Wednesday, April 20, 2016
We've had cattle grazing here every summer for the past 10 years or so. They've always been someone else's cattle - a neighbor down the road with cows and calves, a nearby rancher and his yearling replacement heifers, unwanted feral bucking bulls (that's another story) and so on. When we had horses, the cattle and horses grazed together. We've never had one we actually owned until last summer.
Last April the nearby rancher (and now good friend) mentioned that he had a yearling steer he couldn't sell to his normal buyer because of a couple of antibotic shots the steer received for an infection when he was a young calf. Did we want him? Over the years we've considered buying a steer to grass-finish and put in the freezer at the end of the grazing season but we've always resisted because neither of us were entirely sure if we would end up with a freezer full of homegrown beef or a 2000 pound pet oxen. We decided that 2015 was the year to give it a try.
No.3 (his ear tag number) arrived with his half-sisters in early May to graze away the summer. I always work with the cattle over the summer because I enjoy it and it makes them easier to handle. In an attempt to keep our relationship professional, I resisted the urge to scratch No.3's chin, give him a pat on the back or even eye contact, something most of the heifers enjoy.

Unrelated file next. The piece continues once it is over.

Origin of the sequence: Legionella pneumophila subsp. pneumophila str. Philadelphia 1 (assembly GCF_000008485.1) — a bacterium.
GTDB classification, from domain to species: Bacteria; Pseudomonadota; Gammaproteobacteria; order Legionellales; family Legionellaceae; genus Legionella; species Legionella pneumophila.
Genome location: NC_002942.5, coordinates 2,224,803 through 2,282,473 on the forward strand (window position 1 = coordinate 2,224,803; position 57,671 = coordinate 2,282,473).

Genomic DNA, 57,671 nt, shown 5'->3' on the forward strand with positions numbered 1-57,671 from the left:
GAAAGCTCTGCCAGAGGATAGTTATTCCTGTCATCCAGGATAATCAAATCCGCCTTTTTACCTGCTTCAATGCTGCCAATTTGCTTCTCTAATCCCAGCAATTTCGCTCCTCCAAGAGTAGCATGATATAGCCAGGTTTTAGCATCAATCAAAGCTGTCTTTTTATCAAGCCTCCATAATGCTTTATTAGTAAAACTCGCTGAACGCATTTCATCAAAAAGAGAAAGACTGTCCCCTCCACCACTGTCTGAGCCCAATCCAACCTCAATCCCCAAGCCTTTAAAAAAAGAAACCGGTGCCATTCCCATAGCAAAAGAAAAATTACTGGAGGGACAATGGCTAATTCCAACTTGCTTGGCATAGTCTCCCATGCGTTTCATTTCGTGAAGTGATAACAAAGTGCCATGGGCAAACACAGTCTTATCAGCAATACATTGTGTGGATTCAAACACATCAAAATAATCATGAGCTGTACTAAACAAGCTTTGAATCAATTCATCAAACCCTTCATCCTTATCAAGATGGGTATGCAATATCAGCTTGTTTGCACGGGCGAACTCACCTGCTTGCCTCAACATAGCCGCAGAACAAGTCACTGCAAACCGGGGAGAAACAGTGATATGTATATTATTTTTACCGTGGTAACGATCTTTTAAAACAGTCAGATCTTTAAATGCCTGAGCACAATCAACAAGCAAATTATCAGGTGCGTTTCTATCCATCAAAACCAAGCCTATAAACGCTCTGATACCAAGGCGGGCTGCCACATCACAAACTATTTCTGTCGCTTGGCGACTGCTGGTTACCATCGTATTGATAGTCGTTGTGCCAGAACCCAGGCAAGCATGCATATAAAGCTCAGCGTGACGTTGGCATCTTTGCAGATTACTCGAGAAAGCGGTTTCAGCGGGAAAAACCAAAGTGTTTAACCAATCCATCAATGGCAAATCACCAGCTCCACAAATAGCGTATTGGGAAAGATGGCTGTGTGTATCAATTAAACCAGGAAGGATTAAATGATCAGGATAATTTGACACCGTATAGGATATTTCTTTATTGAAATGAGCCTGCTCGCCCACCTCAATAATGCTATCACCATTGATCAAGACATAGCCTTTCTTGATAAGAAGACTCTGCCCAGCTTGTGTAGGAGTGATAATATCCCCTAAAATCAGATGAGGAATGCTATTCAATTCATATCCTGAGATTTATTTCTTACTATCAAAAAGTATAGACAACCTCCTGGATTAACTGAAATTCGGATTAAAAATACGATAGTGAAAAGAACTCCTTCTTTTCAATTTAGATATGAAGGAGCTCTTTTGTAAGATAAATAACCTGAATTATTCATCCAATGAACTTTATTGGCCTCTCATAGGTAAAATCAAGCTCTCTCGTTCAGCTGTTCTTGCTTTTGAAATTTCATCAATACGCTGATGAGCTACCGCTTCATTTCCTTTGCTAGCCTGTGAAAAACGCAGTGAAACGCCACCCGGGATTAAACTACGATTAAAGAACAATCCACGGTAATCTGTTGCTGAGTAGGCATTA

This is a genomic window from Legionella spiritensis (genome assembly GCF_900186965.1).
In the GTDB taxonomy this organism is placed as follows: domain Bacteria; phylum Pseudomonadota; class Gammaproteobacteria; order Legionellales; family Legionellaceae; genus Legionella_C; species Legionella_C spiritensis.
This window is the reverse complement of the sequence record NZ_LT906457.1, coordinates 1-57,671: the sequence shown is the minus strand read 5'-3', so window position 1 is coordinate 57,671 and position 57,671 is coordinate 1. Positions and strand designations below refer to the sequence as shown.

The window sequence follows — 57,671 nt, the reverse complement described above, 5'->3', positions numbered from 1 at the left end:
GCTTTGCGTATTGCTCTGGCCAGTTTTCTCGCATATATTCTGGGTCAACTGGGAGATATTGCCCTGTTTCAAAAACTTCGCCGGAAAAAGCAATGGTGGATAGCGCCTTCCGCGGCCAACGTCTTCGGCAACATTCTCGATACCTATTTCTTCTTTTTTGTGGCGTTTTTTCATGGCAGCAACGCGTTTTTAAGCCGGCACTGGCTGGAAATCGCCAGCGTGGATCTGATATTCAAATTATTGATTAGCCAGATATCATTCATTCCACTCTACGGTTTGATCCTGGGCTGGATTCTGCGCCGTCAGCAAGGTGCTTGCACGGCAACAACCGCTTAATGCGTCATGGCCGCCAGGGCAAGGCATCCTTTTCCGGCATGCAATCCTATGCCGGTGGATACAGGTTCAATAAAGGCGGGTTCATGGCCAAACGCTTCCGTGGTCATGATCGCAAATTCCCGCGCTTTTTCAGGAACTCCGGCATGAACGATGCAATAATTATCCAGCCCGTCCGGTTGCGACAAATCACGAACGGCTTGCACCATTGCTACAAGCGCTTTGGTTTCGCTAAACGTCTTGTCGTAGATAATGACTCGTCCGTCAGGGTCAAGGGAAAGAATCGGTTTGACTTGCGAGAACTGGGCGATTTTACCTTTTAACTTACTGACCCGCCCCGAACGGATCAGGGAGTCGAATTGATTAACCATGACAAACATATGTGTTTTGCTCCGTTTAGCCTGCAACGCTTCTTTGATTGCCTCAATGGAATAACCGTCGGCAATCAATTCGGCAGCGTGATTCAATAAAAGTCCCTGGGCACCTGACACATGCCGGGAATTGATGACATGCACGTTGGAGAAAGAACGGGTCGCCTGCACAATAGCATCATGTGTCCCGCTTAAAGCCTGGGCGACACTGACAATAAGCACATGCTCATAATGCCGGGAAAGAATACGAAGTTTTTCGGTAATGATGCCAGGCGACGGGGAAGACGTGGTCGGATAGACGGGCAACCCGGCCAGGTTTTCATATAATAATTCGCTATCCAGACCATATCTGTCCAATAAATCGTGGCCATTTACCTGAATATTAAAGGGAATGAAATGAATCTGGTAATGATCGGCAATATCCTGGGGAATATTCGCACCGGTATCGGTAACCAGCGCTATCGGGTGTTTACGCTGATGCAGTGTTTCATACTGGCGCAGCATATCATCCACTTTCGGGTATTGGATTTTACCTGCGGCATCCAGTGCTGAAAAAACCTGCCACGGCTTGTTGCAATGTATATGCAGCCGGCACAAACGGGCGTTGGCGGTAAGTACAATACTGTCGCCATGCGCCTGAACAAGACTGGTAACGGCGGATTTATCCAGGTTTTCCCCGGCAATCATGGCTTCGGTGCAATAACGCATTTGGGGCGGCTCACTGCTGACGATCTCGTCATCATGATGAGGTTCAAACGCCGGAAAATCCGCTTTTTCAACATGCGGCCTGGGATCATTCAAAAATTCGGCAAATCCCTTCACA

About a month before "the End" I started enticing No.3 and an older, barren cow into the corral to enjoy a handful of alfalfa pellets. It didn't take long before they would come in on their own for their little treat.
In June a new butcher shop opened in town offering on farm processing - the perfect solution to a stress-free experience for everyone involved. On "the Day" we walked No.3 and his friend into the main corral to enjoy their pellets. Then I quietly moved No.3 and his pan of pellets into a smaller corral where the butcher ended his life with one rifle shot. Of course I stood on the other side of the barn.
I like to think that No.3 enjoyed his last six months of life. He had the company of his siblings, shelter and lots of fresh grass, and then it was over. No time spent at a disgusting feedlot, fed a massive quantity of grains that cause great intestinal distress and illness; no cramped trailer ride to a slaughterhouse when the smell of fear and death permeate everything.
When I go to the freezer I think about No.3 and thank him for his sacrifice. I also think about how fortunate we are to have meat that was raised in a healthy and humane manner and whose footsteps and manure will help improve our soil for future grazers, both domestic and wild.
From Fleur Creek Farm